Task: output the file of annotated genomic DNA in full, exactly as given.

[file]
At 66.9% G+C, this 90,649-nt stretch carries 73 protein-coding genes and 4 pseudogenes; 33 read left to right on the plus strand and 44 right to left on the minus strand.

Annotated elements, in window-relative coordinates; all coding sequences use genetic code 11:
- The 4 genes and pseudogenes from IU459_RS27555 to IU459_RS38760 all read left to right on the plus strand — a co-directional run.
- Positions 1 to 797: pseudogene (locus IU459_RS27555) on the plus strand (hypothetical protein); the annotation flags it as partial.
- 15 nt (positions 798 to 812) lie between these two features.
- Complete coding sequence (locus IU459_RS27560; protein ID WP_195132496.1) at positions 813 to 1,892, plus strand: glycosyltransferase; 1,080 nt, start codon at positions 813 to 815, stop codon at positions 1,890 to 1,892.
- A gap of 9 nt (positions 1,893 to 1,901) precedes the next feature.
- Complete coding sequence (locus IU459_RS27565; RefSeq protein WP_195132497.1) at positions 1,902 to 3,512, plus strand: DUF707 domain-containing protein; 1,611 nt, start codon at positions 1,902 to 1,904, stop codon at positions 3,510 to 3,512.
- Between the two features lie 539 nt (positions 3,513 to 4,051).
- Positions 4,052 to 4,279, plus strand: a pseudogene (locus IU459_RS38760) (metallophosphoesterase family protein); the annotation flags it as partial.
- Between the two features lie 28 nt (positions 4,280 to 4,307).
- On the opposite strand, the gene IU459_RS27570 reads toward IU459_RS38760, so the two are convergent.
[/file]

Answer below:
At 66.9% G+C, this 90,649-nt stretch carries 73 protein-coding genes and 4 pseudogenes; 33 read left to right on the plus strand and 44 right to left on the minus strand.

Annotated elements, in window-relative coordinates; all coding sequences use genetic code 11:
- The 4 genes and pseudogenes from IU459_RS27555 to IU459_RS38760 all read left to right on the plus strand — a co-directional run.
- Positions 1 to 797: pseudogene (locus IU459_RS27555) on the plus strand (hypothetical protein); the annotation flags it as partial.
- 15 nt (positions 798 to 812) lie between these two features.
- Complete coding sequence (locus IU459_RS27560; protein ID WP_195132496.1) at positions 813 to 1,892, plus strand: glycosyltransferase; 1,080 nt, start codon at positions 813 to 815, stop codon at positions 1,890 to 1,892.
- A gap of 9 nt (positions 1,893 to 1,901) precedes the next feature.
- Complete coding sequence (locus IU459_RS27565; RefSeq protein WP_195132497.1) at positions 1,902 to 3,512, plus strand: DUF707 domain-containing protein; 1,611 nt, start codon at positions 1,902 to 1,904, stop codon at positions 3,510 to 3,512.
- Between the two features lie 539 nt (positions 3,513 to 4,051).
- Positions 4,052 to 4,279, plus strand: a pseudogene (locus IU459_RS38760) (metallophosphoesterase family protein); the annotation flags it as partial.
- Between the two features lie 28 nt (positions 4,280 to 4,307).
- On the opposite strand, the gene IU459_RS27570 reads toward IU459_RS38760, so the two are convergent.